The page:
The eye of the storm? (published in February of 2010 in the SB News Press)

In a time when, despite the economic woes we are experiencing, many seem supremely confident that the economy is recovering strongly, some have begun to question whether the recovery has legs.  These skeptics, of whom I am a reluctant member, point to the possibility of a “perfect storm” of potential economic, political and financial market problems that could derail the recovery, and push us into a deeper recession or depression.  In this week’s column, I will highlight some of these potential issues we could face that could put our economy at risk.

First, let’s look at one of the most recent issues that threatens our economy.  Greece has been in the news of late, with the revelation that they have been running a budget deficit that is 12 percent of their GDP (Gross Domestic Product).  They are a member of the E.U. (European Union), a group of 27 countries using the Euro currency.  One of the rules of membership is that no country in the group can run a budget deficit of more that 3 percent of GDP.  The government of Greece has been hiding their budget deficits, until they have become so large that the country can no longer operate.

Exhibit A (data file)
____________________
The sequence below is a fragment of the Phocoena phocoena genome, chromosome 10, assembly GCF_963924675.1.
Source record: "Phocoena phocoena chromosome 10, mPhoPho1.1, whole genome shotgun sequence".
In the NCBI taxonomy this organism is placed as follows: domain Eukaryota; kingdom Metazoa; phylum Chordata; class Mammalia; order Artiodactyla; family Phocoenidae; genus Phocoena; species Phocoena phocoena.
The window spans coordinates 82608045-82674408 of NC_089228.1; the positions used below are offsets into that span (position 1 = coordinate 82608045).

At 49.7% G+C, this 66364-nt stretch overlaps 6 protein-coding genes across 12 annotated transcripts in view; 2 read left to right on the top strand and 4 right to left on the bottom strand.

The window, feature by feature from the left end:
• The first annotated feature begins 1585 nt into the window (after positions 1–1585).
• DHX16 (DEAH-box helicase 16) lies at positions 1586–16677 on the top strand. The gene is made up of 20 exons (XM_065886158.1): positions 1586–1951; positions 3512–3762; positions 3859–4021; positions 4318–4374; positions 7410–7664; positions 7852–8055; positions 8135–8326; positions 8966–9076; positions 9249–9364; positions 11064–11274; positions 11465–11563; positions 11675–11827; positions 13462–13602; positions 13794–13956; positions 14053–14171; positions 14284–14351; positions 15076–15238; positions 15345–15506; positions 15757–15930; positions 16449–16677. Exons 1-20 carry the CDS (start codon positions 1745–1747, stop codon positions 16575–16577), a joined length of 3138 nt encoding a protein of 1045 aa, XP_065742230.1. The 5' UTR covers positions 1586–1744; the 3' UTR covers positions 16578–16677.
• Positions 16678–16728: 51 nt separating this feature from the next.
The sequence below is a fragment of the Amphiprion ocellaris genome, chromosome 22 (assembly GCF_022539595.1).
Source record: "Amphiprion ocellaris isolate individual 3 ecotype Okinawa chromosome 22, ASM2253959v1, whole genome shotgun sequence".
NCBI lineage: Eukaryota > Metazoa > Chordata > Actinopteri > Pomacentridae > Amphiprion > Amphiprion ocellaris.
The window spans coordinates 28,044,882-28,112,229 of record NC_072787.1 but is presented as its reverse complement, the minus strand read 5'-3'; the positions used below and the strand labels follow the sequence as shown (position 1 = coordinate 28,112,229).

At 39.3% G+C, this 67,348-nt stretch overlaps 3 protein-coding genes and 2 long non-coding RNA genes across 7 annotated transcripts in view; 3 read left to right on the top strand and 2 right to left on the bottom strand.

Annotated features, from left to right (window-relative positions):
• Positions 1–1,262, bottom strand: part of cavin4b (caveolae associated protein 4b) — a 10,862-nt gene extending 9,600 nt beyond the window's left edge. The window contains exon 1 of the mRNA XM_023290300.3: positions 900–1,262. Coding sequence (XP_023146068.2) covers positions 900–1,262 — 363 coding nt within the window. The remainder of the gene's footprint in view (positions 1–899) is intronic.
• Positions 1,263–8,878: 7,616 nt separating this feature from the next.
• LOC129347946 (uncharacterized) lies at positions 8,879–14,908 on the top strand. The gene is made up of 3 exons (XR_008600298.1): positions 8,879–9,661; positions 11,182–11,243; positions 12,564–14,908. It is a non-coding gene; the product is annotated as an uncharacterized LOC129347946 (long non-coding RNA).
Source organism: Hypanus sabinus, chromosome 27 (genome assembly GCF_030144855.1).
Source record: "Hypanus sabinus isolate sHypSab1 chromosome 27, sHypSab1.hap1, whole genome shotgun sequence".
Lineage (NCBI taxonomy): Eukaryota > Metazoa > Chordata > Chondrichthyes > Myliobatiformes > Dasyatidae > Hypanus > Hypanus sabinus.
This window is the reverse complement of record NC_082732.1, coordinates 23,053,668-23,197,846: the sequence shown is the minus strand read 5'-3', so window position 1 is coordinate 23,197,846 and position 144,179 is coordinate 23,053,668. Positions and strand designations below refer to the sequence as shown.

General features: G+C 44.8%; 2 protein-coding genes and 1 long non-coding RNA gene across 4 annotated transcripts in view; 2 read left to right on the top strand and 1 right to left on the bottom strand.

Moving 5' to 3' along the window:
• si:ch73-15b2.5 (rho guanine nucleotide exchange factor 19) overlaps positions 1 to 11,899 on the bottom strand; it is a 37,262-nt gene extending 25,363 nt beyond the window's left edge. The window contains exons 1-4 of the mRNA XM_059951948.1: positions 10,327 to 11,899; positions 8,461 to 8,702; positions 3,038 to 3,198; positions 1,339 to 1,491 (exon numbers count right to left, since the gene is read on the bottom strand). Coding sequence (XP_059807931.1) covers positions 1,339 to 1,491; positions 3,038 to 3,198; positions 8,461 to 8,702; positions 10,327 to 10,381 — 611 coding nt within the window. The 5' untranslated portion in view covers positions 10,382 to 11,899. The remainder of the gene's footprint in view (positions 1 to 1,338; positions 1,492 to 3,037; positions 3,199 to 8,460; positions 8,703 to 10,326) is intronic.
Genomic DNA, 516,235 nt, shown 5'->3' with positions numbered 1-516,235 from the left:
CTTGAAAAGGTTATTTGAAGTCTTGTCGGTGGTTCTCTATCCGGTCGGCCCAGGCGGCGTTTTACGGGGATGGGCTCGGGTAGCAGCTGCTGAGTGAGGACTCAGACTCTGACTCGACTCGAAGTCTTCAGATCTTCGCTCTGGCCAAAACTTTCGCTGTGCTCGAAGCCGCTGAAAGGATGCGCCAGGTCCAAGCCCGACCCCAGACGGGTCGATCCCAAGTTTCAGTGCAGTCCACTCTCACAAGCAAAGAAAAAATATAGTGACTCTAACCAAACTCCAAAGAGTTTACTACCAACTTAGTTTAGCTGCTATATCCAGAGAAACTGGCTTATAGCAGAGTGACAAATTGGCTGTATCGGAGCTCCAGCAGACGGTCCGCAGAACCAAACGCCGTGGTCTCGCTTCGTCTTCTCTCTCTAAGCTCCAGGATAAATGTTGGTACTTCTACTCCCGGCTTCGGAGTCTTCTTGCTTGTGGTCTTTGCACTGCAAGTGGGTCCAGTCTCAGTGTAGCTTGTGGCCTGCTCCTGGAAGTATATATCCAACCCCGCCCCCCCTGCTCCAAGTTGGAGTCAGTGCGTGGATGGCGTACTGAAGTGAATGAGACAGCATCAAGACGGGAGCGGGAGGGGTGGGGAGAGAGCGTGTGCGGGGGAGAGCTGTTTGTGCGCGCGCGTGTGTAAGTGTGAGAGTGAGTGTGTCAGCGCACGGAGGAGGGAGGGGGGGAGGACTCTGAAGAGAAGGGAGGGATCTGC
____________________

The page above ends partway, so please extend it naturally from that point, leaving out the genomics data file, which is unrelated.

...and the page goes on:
The question becomes: Will the stronger E.U. countries bail Greece out, or allow them to default on their sovereign debt?  This answer is not a simple one.  The vast majority of the money Greece owes was loaned to them by German and French banks.  Should Greece default on the approximately 85 billion Euros (about $115 million), these banks, and the entire banking systems of both countries and the E.U. overall, would likely be put in jeopardy, much like what happened in the U.S. when Lehman Brothers failed.  Luckily for us, the U.S. government acted quickly and had the financial strength to address the banking crisis and pull us back from the brink of complete financial collapse.